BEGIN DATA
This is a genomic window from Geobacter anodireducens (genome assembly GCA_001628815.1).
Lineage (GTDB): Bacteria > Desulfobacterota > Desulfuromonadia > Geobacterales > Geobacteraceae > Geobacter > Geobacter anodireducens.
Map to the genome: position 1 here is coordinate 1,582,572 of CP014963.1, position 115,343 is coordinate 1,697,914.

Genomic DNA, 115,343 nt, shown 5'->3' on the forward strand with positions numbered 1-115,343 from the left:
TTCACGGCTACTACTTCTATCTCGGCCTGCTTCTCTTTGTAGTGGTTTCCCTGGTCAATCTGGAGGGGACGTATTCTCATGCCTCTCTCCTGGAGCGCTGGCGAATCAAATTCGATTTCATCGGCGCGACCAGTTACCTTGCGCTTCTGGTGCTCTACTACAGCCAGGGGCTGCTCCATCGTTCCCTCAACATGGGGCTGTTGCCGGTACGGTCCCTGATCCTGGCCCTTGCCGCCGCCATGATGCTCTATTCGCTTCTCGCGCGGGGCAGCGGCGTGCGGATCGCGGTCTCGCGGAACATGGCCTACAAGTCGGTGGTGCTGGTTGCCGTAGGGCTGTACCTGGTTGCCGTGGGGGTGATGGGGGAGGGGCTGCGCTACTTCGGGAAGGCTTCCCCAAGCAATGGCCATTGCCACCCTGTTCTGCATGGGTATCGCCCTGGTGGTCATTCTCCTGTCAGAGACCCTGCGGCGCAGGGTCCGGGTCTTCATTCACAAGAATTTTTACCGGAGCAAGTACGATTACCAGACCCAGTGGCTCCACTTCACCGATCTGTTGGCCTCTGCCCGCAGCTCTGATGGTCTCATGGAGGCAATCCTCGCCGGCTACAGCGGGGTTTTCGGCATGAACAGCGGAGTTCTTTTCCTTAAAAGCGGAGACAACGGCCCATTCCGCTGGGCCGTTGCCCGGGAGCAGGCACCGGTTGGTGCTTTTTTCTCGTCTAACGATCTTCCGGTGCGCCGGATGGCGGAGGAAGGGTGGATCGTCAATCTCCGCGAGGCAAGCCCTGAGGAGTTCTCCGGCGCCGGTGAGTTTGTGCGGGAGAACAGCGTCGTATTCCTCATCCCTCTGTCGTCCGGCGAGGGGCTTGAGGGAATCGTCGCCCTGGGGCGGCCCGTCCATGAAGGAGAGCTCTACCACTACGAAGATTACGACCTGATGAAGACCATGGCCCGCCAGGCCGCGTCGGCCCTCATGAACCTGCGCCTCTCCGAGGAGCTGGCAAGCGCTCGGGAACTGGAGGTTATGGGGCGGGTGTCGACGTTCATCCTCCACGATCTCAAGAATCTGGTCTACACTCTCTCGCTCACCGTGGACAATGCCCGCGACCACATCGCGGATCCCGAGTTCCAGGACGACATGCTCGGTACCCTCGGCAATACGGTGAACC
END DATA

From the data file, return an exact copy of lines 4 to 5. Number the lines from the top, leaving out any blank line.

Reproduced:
Genomic DNA, 115,343 nt, shown 5'->3' on the forward strand with positions numbered 1-115,343 from the left:
TTCACGGCTACTACTTCTATCTCGGCCTGCTTCTCTTTGTAGTGGTTTCCCTGGTCAATCTGGAGGGGACGTATTCTCATGCCTCTCTCCTGGAGCGCTGGCGAATCAAATTCGATTTCATCGGCGCGACCAGTTACCTTGCGCTTCTGGTGCTCTACTACAGCCAGGGGCTGCTCCATCGTTCCCTCAACATGGGGCTGTTGCCGGTACGGTCCCTGATCCTGGCCCTTGCCGCCGCCATGATGCTCTATTCGCTTCTCGCGCGGGGCAGCGGCGTGCGGATCGCGGTCTCGCGGAACATGGCCTACAAGTCGGTGGTGCTGGTTGCCGTAGGGCTGTACCTGGTTGCCGTGGGGGTGATGGGGGAGGGGCTGCGCTACTTCGGGAAGGCTTCCCCAAGCAATGGCCATTGCCACCCTGTTCTGCATGGGTATCGCCCTGGTGGTCATTCTCCTGTCAGAGACCCTGCGGCGCAGGGTCCGGGTCTTCATTCACAAGAATTTTTACCGGAGCAAGTACGATTACCAGACCCAGTGGCTCCACTTCACCGATCTGTTGGCCTCTGCCCGCAGCTCTGATGGTCTCATGGAGGCAATCCTCGCCGGCTACAGCGGGGTTTTCGGCATGAACAGCGGAGTTCTTTTCCTTAAAAGCGGAGACAACGGCCCATTCCGCTGGGCCGTTGCCCGGGAGCAGGCACCGGTTGGTGCTTTTTTCTCGTCTAACGATCTTCCGGTGCGCCGGATGGCGGAGGAAGGGTGGATCGTCAATCTCCGCGAGGCAAGCCCTGAGGAGTTCTCCGGCGCCGGTGAGTTTGTGCGGGAGAACAGCGTCGTATTCCTCATCCCTCTGTCGTCCGGCGAGGGGCTTGAGGGAATCGTCGCCCTGGGGCGGCCCGTCCATGAAGGAGAGCTCTACCACTACGAAGATTACGACCTGATGAAGACCATGGCCCGCCAGGCCGCGTCGGCCCTCATGAACCTGCGCCTCTCCGAGGAGCTGGCAAGCGCTCGGGAACTGGAGGTTATGGGGCGGGTGTCGACGTTCATCCTCCACGATCTCAAGAATCTGGTCTACACTCTCTCGCTCACCGTGGACAATGCCCGCGACCACATCGCGGATCCCGAGTTCCAGGACGACATGCTCGGTACCCTCGGCAATACGGTGAACC